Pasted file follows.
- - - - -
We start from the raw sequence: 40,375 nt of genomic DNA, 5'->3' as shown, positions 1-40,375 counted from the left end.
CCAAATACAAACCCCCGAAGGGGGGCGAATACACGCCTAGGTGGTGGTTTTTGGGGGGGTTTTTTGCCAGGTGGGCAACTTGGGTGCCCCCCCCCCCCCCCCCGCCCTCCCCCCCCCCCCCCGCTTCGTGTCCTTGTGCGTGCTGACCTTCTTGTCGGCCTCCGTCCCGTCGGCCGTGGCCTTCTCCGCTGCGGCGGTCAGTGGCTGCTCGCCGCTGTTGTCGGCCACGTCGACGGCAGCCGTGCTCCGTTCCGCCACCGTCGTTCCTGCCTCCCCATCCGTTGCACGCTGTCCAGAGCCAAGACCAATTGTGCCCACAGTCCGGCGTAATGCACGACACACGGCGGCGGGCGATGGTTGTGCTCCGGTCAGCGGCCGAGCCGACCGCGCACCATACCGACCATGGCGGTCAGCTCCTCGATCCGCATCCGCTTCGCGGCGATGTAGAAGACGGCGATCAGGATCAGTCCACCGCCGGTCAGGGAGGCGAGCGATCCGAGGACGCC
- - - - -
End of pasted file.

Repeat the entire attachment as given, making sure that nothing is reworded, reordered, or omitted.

We start from the raw sequence: 40,375 nt of genomic DNA, 5'->3' as shown, positions 1-40,375 counted from the left end.
CCAAATACAAACCCCCGAAGGGGGGCGAATACACGCCTAGGTGGTGGTTTTTGGGGGGGTTTTTTGCCAGGTGGGCAACTTGGGTGCCCCCCCCCCCCCCCCCGCCCTCCCCCCCCCCCCCCGCTTCGTGTCCTTGTGCGTGCTGACCTTCTTGTCGGCCTCCGTCCCGTCGGCCGTGGCCTTCTCCGCTGCGGCGGTCAGTGGCTGCTCGCCGCTGTTGTCGGCCACGTCGACGGCAGCCGTGCTCCGTTCCGCCACCGTCGTTCCTGCCTCCCCATCCGTTGCACGCTGTCCAGAGCCAAGACCAATTGTGCCCACAGTCCGGCGTAATGCACGACACACGGCGGCGGGCGATGGTTGTGCTCCGGTCAGCGGCCGAGCCGACCGCGCACCATACCGACCATGGCGGTCAGCTCCTCGATCCGCATCCGCTTCGCGGCGATGTAGAAGACGGCGATCAGGATCAGTCCACCGCCGGTCAGGGAGGCGAGCGATCCGAGGACGCC